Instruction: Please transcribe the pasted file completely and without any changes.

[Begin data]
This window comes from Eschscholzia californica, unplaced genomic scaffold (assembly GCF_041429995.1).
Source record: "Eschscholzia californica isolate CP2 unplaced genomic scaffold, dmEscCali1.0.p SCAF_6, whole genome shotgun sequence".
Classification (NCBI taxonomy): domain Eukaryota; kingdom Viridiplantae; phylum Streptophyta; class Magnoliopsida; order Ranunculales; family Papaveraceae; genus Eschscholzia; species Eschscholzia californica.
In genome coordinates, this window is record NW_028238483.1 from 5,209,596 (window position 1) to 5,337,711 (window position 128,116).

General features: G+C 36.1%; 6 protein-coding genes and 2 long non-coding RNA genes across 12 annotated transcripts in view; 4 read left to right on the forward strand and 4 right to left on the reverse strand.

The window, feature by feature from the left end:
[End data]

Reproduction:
This window comes from Eschscholzia californica, unplaced genomic scaffold (assembly GCF_041429995.1).
Source record: "Eschscholzia californica isolate CP2 unplaced genomic scaffold, dmEscCali1.0.p SCAF_6, whole genome shotgun sequence".
Classification (NCBI taxonomy): domain Eukaryota; kingdom Viridiplantae; phylum Streptophyta; class Magnoliopsida; order Ranunculales; family Papaveraceae; genus Eschscholzia; species Eschscholzia californica.
In genome coordinates, this window is record NW_028238483.1 from 5,209,596 (window position 1) to 5,337,711 (window position 128,116).

General features: G+C 36.1%; 6 protein-coding genes and 2 long non-coding RNA genes across 12 annotated transcripts in view; 4 read left to right on the forward strand and 4 right to left on the reverse strand.

The window, feature by feature from the left end: